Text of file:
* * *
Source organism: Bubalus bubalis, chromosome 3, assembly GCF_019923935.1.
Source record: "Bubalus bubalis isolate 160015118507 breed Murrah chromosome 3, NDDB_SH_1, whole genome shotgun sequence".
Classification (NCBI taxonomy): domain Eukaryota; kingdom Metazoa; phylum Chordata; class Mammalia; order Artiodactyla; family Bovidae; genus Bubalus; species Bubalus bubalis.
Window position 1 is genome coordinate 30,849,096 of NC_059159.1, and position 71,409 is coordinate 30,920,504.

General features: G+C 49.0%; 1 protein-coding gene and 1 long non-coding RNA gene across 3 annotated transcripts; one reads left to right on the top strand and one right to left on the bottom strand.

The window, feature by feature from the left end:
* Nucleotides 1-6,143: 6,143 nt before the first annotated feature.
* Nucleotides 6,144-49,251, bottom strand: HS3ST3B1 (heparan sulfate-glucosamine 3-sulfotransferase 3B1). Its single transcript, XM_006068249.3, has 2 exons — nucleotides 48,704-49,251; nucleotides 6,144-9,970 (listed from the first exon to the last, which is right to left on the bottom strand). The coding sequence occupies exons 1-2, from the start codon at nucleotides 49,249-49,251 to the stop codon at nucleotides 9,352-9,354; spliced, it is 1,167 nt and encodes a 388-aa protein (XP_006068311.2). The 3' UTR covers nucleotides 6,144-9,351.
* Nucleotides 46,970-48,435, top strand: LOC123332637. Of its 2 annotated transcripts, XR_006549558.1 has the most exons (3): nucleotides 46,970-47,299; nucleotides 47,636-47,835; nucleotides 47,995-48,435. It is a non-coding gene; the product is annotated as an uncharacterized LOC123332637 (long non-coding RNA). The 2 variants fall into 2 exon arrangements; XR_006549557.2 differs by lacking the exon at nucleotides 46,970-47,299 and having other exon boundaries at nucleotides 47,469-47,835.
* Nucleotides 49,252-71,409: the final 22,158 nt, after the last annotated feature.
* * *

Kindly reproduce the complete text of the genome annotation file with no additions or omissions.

Source organism: Bubalus bubalis, chromosome 3, assembly GCF_019923935.1.
Source record: "Bubalus bubalis isolate 160015118507 breed Murrah chromosome 3, NDDB_SH_1, whole genome shotgun sequence".
Classification (NCBI taxonomy): domain Eukaryota; kingdom Metazoa; phylum Chordata; class Mammalia; order Artiodactyla; family Bovidae; genus Bubalus; species Bubalus bubalis.
Window position 1 is genome coordinate 30,849,096 of NC_059159.1, and position 71,409 is coordinate 30,920,504.

General features: G+C 49.0%; 1 protein-coding gene and 1 long non-coding RNA gene across 3 annotated transcripts; one reads left to right on the top strand and one right to left on the bottom strand.

The window, feature by feature from the left end:
* Nucleotides 1-6,143: 6,143 nt before the first annotated feature.
* Nucleotides 6,144-49,251, bottom strand: HS3ST3B1 (heparan sulfate-glucosamine 3-sulfotransferase 3B1). Its single transcript, XM_006068249.3, has 2 exons — nucleotides 48,704-49,251; nucleotides 6,144-9,970 (listed from the first exon to the last, which is right to left on the bottom strand). The coding sequence occupies exons 1-2, from the start codon at nucleotides 49,249-49,251 to the stop codon at nucleotides 9,352-9,354; spliced, it is 1,167 nt and encodes a 388-aa protein (XP_006068311.2). The 3' UTR covers nucleotides 6,144-9,351.
* Nucleotides 46,970-48,435, top strand: LOC123332637. Of its 2 annotated transcripts, XR_006549558.1 has the most exons (3): nucleotides 46,970-47,299; nucleotides 47,636-47,835; nucleotides 47,995-48,435. It is a non-coding gene; the product is annotated as an uncharacterized LOC123332637 (long non-coding RNA). The 2 variants fall into 2 exon arrangements; XR_006549557.2 differs by lacking the exon at nucleotides 46,970-47,299 and having other exon boundaries at nucleotides 47,469-47,835.
* Nucleotides 49,252-71,409: the final 22,158 nt, after the last annotated feature.